SARAH A. HAGGERTY - UMASS 2006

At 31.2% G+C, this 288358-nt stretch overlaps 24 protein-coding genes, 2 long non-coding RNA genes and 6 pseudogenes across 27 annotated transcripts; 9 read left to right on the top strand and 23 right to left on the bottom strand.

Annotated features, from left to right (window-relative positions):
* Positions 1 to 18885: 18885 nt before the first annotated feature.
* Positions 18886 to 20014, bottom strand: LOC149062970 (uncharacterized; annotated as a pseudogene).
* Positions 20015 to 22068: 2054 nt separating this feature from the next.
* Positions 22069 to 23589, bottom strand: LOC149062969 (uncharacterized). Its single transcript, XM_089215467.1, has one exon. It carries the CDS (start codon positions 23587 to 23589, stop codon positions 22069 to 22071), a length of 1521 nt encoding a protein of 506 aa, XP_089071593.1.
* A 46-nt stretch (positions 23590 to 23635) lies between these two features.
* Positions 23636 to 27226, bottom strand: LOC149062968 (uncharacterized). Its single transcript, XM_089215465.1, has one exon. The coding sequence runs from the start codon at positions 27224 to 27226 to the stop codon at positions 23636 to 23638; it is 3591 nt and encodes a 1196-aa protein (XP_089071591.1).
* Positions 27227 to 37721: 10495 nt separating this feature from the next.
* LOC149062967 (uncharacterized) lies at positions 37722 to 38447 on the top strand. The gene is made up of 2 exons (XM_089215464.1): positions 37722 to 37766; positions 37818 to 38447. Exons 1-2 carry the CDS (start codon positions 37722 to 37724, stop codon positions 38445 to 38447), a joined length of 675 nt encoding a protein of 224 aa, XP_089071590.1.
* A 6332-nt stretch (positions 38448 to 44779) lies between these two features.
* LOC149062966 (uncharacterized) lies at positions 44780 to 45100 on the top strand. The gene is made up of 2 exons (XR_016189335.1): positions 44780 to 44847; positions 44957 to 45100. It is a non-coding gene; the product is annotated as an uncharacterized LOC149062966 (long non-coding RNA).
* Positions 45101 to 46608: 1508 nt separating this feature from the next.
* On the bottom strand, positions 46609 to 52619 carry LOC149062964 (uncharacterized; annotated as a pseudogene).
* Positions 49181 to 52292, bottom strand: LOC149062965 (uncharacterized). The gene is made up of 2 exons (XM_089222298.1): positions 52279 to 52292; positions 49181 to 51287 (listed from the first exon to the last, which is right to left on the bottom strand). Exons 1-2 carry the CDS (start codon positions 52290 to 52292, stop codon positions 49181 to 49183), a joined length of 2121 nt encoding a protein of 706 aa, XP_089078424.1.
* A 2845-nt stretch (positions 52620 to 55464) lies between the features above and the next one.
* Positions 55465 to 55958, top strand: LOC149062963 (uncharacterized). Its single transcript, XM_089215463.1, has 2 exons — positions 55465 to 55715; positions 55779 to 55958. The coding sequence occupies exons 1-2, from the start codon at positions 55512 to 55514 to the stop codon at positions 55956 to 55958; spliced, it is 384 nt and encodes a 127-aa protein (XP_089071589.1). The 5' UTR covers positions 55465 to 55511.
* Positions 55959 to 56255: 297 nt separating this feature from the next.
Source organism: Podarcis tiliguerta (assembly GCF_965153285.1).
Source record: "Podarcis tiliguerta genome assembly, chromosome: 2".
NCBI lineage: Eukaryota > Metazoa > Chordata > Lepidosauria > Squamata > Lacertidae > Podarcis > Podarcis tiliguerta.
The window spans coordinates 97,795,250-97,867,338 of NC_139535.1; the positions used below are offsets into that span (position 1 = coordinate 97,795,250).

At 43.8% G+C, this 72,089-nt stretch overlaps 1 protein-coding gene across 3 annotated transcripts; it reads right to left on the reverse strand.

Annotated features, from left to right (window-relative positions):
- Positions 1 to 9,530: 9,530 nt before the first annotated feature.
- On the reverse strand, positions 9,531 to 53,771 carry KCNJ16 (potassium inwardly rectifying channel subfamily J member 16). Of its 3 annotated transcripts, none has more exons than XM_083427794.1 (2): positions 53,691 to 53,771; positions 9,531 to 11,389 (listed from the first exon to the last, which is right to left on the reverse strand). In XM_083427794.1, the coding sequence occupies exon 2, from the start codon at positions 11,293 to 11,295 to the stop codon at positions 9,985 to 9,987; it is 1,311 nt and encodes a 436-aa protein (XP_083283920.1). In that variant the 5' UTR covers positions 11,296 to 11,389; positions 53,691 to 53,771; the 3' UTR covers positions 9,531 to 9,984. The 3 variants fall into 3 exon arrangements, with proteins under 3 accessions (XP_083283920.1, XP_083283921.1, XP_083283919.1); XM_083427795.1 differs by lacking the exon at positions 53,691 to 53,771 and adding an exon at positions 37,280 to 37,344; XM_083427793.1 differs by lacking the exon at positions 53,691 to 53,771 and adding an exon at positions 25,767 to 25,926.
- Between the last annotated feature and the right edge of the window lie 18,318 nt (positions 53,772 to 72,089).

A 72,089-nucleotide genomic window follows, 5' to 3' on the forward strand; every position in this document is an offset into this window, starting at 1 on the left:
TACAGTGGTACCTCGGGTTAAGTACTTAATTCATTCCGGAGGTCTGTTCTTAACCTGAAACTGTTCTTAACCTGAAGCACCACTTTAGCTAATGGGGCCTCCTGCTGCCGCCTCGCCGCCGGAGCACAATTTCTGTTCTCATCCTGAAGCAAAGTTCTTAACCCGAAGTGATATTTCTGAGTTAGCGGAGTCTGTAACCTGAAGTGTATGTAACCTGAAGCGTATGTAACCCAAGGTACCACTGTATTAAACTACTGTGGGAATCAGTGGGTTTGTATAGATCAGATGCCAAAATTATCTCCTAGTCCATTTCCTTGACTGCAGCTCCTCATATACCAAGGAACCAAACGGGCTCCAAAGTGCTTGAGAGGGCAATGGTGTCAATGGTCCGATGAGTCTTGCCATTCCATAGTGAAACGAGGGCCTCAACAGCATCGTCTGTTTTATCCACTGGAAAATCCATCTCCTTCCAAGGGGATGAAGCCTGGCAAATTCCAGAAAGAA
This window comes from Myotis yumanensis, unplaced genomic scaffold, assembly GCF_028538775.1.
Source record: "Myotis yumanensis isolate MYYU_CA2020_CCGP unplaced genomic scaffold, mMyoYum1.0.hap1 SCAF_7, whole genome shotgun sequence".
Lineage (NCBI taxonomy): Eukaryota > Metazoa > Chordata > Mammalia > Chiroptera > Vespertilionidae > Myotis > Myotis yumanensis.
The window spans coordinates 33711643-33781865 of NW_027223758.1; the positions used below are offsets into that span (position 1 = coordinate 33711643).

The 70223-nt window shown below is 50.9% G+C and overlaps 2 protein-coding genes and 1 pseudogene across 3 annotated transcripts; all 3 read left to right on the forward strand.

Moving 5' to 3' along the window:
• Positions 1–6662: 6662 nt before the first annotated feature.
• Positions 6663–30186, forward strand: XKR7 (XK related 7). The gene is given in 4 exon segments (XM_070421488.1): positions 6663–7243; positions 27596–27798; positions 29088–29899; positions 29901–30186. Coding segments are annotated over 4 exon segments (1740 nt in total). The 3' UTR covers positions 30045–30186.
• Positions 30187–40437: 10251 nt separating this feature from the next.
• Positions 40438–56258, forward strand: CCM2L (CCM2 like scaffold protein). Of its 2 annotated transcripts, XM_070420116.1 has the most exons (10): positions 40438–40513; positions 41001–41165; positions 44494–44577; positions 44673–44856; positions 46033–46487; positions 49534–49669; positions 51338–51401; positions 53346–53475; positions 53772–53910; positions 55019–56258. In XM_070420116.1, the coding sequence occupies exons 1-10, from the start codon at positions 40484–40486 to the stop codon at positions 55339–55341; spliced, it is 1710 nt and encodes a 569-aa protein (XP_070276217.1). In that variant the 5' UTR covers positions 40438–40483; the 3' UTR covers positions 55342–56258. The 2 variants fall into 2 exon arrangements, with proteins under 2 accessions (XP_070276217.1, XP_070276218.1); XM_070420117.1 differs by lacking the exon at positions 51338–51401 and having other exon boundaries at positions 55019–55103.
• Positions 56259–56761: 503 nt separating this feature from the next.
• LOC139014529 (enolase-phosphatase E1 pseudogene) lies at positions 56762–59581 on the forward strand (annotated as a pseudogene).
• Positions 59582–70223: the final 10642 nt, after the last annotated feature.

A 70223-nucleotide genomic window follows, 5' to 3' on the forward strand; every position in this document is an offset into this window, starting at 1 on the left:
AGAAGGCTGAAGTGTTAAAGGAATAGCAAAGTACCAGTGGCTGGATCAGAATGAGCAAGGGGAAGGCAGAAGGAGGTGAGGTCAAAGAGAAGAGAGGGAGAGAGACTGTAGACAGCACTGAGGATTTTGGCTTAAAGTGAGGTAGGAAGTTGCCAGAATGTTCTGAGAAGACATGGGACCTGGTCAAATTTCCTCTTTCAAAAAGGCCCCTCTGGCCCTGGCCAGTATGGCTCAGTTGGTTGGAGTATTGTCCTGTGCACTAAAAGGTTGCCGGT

Early seral habitats in the northeastern U.S. are being threatened by succession brought on by the alteration of natural ecosystem dynamics (Noss 1995). In fire- dependent systems such as sandplain barrens, this is compounded by the threat of catastrophic fire from increased fuel loads created by long-term fire suppression. Efforts are currently underway in many areas to restore open habitats through the reintroduction of natural disturbances or by alternative techniques which mimic their effects. In fire prone systems, the goal of these efforts is twofold: 1) to reduce fire danger in areas with heavy fuel loads and 2) to restore natural open habitats. The effects of such management on the native insect species, including rare species dependent on open systems, are just beginning to be examined (Swengel 2001, Swengel and Swengel 2001, Panzer and Schwartz 2002).